A microbiological survey of households finds little significant difference in levels of bacteria or antibiotic resistance between those that use antibacterial cleaning products and those who do not. Researchers from Tufts University School of Medicine report their findings today at the 103rd General Meeting of the American Society for Microbiology.
"The use of biocides, also called antibacterials, has become increasingly popular for regular household use. While originally developed to control transmission of infectious disease agents among sick patients, these same products are increasingly incorporated into domestic household cleaners, healthcare products, clothes, and plastics," says Bonnie Marshall, one of the study researchers.
In contrast to alcohols, peroxides and bleach, which quickly dissipate from environmental surfaces, common antibacterial chemicals such as triclosan and quaternary ammonium compounds leave residues which can exert a more prolonged effect on the microbiology of the application site. Given that triclosan-resistant mutants of E. coli and Staphylococcus aureus have been isolated in the laboratory, concern has developed over the effect of home usage of residue-producing biocides on the microbiology of the home. Of particular interest is the possibility that prolonged application may promote higher levels of antibiotic resistance in the normal and/or disease-causing bacteria.
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Whether you call it effervescent, fizzy, or sparkling, carbonated water is making a comeback as a beverage. Aside from quenching thirst, researchers at the University of Illinois at Urbana-Champaign have discovered a new use for these "bubbly" concoctions that will have major impact on the manufacturer of the world's thinnest, flattest, and one most useful materials -- graphene.
As graphene's popularity grows as an advanced "wonder" material, the speed and quality at which it can be manufactured will be paramount. With that in mind,...
Physicists at the University of Bonn have managed to create optical hollows and more complex patterns into which the light of a Bose-Einstein condensate flows. The creation of such highly low-loss structures for light is a prerequisite for complex light circuits, such as for quantum information processing for a new generation of computers. The researchers are now presenting their results in the journal Nature Photonics.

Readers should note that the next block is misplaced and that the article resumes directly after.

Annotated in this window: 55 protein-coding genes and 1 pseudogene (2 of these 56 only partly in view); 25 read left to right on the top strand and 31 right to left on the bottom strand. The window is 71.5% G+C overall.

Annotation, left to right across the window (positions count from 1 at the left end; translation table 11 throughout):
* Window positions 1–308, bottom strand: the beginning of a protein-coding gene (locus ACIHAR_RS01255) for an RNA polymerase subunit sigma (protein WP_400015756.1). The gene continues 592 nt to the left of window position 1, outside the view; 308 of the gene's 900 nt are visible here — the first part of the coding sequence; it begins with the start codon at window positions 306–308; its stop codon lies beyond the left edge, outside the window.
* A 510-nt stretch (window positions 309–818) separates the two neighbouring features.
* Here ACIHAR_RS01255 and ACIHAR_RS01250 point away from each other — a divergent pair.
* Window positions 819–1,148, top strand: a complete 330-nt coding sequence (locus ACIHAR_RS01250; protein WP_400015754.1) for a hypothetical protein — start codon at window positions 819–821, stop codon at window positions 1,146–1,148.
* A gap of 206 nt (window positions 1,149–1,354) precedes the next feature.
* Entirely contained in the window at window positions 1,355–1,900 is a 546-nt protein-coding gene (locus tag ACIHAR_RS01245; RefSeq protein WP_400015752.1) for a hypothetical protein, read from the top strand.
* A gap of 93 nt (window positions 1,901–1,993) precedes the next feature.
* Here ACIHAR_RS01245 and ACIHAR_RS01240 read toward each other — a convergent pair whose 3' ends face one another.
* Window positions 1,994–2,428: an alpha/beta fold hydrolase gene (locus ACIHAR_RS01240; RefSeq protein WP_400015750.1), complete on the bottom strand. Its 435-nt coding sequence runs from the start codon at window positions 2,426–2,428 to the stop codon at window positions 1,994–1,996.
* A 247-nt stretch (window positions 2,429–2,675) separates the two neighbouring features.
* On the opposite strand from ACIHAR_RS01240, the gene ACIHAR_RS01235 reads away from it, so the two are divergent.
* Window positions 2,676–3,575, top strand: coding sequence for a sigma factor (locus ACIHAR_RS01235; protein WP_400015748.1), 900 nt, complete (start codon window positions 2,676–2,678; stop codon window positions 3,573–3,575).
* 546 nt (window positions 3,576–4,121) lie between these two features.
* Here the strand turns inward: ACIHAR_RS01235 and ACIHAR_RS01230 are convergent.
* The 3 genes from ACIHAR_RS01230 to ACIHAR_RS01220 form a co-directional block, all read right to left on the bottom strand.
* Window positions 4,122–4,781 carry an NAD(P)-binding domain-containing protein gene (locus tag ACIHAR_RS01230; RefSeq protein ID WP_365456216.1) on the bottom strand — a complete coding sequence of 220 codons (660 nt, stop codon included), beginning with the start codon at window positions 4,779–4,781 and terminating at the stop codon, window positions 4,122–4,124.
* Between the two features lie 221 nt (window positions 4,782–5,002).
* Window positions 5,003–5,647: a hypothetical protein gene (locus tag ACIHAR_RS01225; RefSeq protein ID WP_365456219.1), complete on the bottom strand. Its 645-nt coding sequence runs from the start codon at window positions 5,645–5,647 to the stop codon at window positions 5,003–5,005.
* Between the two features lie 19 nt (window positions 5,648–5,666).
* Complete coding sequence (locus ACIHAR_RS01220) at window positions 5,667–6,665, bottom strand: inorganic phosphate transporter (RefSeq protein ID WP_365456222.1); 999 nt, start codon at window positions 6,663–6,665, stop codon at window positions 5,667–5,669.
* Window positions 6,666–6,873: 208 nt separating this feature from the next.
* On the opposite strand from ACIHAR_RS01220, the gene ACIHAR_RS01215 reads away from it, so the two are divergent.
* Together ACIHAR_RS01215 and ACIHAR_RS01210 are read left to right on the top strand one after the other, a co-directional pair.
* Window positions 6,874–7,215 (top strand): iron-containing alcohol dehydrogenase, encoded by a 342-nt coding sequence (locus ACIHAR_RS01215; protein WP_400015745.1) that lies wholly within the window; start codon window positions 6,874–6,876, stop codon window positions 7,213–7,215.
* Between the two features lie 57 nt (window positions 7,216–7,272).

Light particles (photons) occur as tiny, indivisible portions. Many thousands of these light portions can be merged to form a single super-photon if they are...
For the first time, scientists have shown that circular RNA is linked to brain function. When a RNA molecule called Cdr1as was deleted from the genome of mice, the animals had problems filtering out unnecessary information – like patients suffering from neuropsychiatric disorders.
While hundreds of circular RNAs (circRNAs) are abundant in mammalian brains, one big question has remained unanswered: What are they actually good for? In the...
An experimental small satellite has successfully collected and delivered data on a key measurement for predicting changes in Earth's climate.
The Radiometer Assessment using Vertically Aligned Nanotubes (RAVAN) CubeSat was launched into low-Earth orbit on Nov. 11, 2016, in order to test new...
A study led by scientists of the Max Planck Institute for the Structure and Dynamics of Matter (MPSD) at the Center for Free-Electron Laser Science in Hamburg presents evidence of the coexistence of superconductivity and “charge-density-waves” in compounds of the poorly-studied family of bismuthates. This observation opens up new perspectives for a deeper understanding of the phenomenon of high-temperature superconductivity, a topic which is at the core of condensed matter research since more than 30 years. The paper by Nicoletti et al has been published in the PNAS.
Since the beginning of the 20th century, superconductivity had been observed in some metals at temperatures only a few degrees above the absolute zero (minus...
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